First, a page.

They invoke as witnesses our deceased generals, whose memory and glory survive for everlasting,—the Scipios, the Bruti, the Horatii, the Cassii, the Metelli, and this man also, Cnaeus Pompeius whom you see before you; whom when he was carrying on a great and formidable war far from their walls, they assisted with supplies and money and at this very time they invoke as witnesses the Roman people whom now, at a time of great dearness of provisions they have relieved with a large supply of corn as they had often done before. They call them, I say, to witness that they wish this to be their privilege,—to have a place permitted to them and to their children, whenever there are any of distinguished virtue in our camps and in the tent of the general and among our standards; and in our line of battle; and that by these steps they should have a power of rising up to the freedom of the city.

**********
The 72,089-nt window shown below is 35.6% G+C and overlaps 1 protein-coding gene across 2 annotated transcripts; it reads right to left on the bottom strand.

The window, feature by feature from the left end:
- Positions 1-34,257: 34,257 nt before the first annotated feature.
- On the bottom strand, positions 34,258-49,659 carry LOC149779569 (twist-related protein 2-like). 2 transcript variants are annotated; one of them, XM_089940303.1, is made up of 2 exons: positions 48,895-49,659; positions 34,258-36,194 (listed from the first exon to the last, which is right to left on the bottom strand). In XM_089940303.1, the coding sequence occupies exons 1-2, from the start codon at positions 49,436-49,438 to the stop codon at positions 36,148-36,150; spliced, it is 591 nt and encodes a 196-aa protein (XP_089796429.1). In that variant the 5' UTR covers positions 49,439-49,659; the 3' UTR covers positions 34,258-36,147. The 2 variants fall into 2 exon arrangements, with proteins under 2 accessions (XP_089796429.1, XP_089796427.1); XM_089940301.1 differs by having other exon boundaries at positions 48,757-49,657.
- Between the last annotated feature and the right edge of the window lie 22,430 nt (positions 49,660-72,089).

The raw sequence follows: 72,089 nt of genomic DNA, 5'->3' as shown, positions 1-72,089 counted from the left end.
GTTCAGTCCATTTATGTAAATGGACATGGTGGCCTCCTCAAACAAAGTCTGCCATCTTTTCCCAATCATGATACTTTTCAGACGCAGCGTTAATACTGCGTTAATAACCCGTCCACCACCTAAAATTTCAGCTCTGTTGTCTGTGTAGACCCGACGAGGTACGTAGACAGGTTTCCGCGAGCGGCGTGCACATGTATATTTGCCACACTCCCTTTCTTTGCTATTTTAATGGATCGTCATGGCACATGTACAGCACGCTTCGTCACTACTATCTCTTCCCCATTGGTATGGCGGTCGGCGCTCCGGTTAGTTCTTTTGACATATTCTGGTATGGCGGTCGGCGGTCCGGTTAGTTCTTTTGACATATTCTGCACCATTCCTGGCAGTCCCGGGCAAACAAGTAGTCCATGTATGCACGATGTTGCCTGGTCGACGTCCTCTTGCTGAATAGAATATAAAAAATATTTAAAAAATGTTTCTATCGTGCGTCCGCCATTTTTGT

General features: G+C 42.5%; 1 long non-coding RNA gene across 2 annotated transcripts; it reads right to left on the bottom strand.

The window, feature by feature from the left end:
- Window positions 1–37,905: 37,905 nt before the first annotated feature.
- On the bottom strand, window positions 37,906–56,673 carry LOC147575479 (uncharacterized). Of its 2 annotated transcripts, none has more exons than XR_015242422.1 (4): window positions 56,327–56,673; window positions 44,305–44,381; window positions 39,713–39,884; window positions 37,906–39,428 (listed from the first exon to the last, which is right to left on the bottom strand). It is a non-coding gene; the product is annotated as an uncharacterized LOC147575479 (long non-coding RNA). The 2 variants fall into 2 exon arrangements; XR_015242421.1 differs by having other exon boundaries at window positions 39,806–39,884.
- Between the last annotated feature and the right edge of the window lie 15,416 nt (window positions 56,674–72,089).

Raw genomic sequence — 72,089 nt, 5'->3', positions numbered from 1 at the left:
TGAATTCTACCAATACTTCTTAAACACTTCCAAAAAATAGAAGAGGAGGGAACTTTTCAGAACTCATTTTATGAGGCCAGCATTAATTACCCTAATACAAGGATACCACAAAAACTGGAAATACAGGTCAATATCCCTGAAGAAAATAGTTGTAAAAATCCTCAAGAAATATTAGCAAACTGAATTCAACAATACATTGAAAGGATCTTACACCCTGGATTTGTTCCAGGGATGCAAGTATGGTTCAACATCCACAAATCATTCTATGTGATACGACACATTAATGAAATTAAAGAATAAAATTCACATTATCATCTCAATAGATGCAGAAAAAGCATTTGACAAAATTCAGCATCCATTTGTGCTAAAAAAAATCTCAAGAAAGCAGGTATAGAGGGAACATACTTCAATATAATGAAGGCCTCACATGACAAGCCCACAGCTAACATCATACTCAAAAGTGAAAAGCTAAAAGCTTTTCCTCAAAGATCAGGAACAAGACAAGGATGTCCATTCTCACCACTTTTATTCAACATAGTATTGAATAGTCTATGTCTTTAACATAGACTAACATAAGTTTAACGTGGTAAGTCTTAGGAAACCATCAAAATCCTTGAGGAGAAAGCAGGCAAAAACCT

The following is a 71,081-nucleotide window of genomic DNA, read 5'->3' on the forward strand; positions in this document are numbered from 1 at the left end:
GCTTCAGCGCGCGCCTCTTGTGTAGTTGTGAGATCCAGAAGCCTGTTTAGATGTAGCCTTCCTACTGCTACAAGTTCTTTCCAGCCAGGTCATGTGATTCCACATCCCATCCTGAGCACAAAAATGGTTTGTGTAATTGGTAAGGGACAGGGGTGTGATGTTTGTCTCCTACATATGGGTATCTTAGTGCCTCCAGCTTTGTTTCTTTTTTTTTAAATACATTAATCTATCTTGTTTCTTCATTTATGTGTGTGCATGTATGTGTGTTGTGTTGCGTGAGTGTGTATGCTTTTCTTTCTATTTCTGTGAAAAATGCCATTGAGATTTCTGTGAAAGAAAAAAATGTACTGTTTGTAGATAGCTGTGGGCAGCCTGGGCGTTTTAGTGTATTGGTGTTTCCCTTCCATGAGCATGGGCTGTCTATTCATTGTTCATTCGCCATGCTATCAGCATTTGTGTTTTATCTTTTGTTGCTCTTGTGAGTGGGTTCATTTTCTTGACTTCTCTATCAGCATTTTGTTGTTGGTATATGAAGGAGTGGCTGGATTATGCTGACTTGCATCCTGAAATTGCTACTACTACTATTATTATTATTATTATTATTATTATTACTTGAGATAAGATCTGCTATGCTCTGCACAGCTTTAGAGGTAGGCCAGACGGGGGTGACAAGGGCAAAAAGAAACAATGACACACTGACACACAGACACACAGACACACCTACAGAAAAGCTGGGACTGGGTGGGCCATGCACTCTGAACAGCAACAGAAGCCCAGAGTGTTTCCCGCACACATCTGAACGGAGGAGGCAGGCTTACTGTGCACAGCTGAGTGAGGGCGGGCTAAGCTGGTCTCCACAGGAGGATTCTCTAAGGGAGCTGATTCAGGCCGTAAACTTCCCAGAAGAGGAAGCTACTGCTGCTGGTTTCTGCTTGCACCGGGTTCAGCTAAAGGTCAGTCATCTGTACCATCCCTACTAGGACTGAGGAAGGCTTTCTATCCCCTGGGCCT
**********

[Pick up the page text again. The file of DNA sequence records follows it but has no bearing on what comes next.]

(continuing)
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THE SPEECH OF M. T. CICERO AGAINST PUBLIUS VATINIUS; CALLED ALSO, THE EXAMINATION OF PUBLIUS VATINIUS.
THE SPEECH OF M. T. CICERO IN DEFENCE OF LUCIUS CORNELIUS BALBUS.
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